According to RFC specification, HTTP GET requests (i.e. from hyperlinks) should be treated as idempotent by applications. Meaning, no significant action other than data retrieval should be taken, even upon multiple link clicks. In practice though, many links (URLs) discovered during (authenticated) crawls can indeed delete, modify, and submit data potentially causing disruption very similarly to non-idempotent POST requests.

WhiteHat Sentinel
As part of the WhiteHat Sentinel assessment process, customers may alert us to functionality that may execute dangerous non-idempotent requests. When such areas are identifiied, they can be ruled out of the scanning process and tested manually. Also, authenticated scans are restricted to special test accounts, so any potential negative impact is restricted to those areas and do not extend to other users.

Wednesday, August 19, 2009

Website VA Vendor Comparison Chart

Update: 09.03.2009: "Production-Safe Website Scanning Questionnaire" posted to add context to the chart and ensuing discussion. Also, new vendors have been added to the sheet.

Update 08.24.2009
: Billy Hoffman (HP) and I have been having some email dialog about the production-safe heading. Clearly this is contentious issue. Scanning coverage and depth are directly tied to the risk of production-safety, and every vendor has a slightly different approach to how they address the concerns. Basically I asked if vendors made a production-safe claim, that they have some reasonable verbiage/explanation for how they do so -- no assumption of production safety will be made. Billy publicly posted how HP does so (complete with the highlights of our dialog) and got check mark. Simple. Still for the immediate future I'm going to eliminate the heading from the chart until I can draft up a decent set of criteria that will make things more clear. This of course will be open to public scrutiny. In the meantime, if anyway vendors want to post links about how their achieve "production-safe" they should be feel free to do so.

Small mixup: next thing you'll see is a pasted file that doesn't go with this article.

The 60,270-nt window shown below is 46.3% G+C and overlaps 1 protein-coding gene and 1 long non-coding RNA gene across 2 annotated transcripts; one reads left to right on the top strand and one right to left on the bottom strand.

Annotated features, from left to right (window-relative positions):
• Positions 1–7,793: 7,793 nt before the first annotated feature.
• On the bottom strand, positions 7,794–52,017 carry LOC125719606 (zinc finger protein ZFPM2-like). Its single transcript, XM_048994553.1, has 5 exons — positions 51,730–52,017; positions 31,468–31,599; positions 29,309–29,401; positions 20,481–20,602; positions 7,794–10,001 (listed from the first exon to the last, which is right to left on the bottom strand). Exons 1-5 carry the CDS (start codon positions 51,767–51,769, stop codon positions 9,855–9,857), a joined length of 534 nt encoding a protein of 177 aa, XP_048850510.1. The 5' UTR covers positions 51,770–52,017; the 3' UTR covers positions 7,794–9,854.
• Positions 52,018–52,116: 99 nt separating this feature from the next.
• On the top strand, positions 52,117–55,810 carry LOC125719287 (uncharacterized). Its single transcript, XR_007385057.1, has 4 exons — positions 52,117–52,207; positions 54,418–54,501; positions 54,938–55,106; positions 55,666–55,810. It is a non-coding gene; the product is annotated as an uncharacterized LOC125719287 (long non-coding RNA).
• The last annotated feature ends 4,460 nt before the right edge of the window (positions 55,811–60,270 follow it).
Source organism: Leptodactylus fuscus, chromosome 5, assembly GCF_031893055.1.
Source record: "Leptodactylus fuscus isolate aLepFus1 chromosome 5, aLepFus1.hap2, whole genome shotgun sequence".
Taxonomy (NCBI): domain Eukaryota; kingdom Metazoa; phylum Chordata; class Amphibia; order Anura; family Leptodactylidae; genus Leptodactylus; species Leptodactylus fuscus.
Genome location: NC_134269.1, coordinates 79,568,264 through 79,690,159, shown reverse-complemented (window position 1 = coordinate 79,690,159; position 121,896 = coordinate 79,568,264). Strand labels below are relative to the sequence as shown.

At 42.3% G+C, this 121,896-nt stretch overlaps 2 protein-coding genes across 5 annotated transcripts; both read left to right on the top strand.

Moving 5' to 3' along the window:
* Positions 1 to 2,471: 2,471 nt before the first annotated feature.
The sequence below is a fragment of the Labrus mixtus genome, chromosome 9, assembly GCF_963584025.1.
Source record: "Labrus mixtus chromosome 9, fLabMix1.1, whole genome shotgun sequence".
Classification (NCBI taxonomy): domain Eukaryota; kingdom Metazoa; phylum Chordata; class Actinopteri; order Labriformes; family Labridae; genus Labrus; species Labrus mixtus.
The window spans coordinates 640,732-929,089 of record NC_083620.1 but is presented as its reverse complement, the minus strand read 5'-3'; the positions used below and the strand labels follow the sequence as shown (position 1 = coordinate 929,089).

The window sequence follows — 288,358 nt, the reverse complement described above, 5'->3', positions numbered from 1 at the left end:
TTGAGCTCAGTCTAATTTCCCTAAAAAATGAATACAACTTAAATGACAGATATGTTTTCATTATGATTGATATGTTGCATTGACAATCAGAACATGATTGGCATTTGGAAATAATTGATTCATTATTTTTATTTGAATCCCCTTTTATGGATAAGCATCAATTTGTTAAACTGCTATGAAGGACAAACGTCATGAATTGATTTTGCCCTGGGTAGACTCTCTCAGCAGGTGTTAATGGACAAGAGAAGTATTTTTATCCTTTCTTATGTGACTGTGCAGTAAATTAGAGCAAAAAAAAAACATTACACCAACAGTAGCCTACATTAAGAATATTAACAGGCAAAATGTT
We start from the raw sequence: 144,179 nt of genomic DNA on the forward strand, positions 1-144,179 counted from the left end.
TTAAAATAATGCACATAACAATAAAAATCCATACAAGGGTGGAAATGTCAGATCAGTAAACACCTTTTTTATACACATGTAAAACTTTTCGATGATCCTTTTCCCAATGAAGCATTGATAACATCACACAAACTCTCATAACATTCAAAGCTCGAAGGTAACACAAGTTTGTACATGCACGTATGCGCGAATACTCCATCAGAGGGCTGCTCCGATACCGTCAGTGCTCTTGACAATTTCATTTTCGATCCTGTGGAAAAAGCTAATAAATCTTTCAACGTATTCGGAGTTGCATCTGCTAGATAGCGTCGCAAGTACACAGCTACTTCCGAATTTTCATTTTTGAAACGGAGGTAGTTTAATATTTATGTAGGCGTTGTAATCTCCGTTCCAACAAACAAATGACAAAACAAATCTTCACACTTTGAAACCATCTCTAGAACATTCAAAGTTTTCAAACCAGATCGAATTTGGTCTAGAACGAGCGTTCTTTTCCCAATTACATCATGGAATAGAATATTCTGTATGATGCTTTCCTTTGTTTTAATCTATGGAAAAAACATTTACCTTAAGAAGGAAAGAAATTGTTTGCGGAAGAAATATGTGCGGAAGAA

As you can imagine I spend a good portion of my time keeping a close watch on the movements of website vulnerability assessment market. Part of that requires identifying the different players, who is really offering what (versus what they say they do), how they do it, how well, and for how much. Most of the time it is easier said than done, parsing vague marketing literature, and it is never "done." Every once in a while I post a chart listing the notable SaaS/Cloud/OnDemand/Product vendors and how some of their key features compare, not so much in degree, but at least in kind. If anything is missing or incorrect, which there probably is, please comment and I’ll be happy to update.